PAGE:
Cape Verde’s sea-inspired murals protect aquatic biodiversity.
Aquatic Murals for a Cause
Beautiful images of aquatic life can be seen painted on the facades of 13 houses in Porto Mosquito, a fishing village 20km from Praia the capital of Cape Verde.
Inspired by the French naval officer, Jacques Cousteau, the murals are part of an environmental project by the 2013-founded Lantuna Association operating in the Baía do Inferno.
Ana Veiga, the executive director of the Lantuna Association, shares the evolution of the project and its underlying purpose.
"The first mural we did, in 2018, was to raise people's awareness about the conservation of seabirds. Then the idea was born to grab an international figure, who was in the Baía do Inferno in 1948, together with the biologist Théodore Monod and the physicist Auguste Piccard, to sensitise the community and also to make the village of Porto Mosquito a tourist reference.”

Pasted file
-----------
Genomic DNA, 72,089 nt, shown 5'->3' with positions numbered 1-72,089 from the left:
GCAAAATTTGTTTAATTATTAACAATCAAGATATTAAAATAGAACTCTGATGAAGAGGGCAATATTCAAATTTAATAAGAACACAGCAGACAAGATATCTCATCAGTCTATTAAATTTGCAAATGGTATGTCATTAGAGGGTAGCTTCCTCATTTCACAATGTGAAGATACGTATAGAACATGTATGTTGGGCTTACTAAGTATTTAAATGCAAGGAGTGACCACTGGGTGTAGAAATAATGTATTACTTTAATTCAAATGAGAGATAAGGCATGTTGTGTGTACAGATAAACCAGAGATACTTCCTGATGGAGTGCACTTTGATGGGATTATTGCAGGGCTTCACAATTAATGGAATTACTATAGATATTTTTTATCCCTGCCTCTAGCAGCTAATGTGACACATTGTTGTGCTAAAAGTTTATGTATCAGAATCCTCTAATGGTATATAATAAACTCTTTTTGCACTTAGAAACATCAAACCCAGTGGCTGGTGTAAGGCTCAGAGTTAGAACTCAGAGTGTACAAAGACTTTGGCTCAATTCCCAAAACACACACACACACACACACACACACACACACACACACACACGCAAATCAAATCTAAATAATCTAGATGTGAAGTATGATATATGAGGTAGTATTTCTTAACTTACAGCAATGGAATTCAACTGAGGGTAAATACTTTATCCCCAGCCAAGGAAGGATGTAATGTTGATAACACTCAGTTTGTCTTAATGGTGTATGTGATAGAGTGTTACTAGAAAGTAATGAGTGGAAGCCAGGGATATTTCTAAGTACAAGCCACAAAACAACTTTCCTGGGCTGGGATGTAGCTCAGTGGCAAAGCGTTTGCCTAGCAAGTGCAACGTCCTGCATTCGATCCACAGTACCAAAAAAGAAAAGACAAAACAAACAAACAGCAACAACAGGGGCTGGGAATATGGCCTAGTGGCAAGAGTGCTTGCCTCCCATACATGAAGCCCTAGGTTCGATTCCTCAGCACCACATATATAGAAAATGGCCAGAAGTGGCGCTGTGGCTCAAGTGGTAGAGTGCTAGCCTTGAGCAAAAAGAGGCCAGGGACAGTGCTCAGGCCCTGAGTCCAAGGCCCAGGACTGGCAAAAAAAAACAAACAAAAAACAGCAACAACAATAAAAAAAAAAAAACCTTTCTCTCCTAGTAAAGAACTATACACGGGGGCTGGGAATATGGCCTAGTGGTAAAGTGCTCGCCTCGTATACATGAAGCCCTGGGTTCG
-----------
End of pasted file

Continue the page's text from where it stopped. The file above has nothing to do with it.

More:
Art Healing the World
The association works with locals on marine conservation and terrestrial biodiversity.
Nazolino Cabral, a Porto Mosquito resident, has noticed a difference in the collective mentality of the locals as far as their responsibility towards the environment.
“We are more conscious of protecting our ocean. We did garbage collection, we were encouraged and the population is well up-to-date on how to organize garbage ”.
In spite of the pandemic, the project sees great local participation and is gaining speed with the painting of the last murals by Cape Verdean artists — Hélder Cardoso, Tutu Sousa, Admire Innocent and Tony Caia.
3 March 2021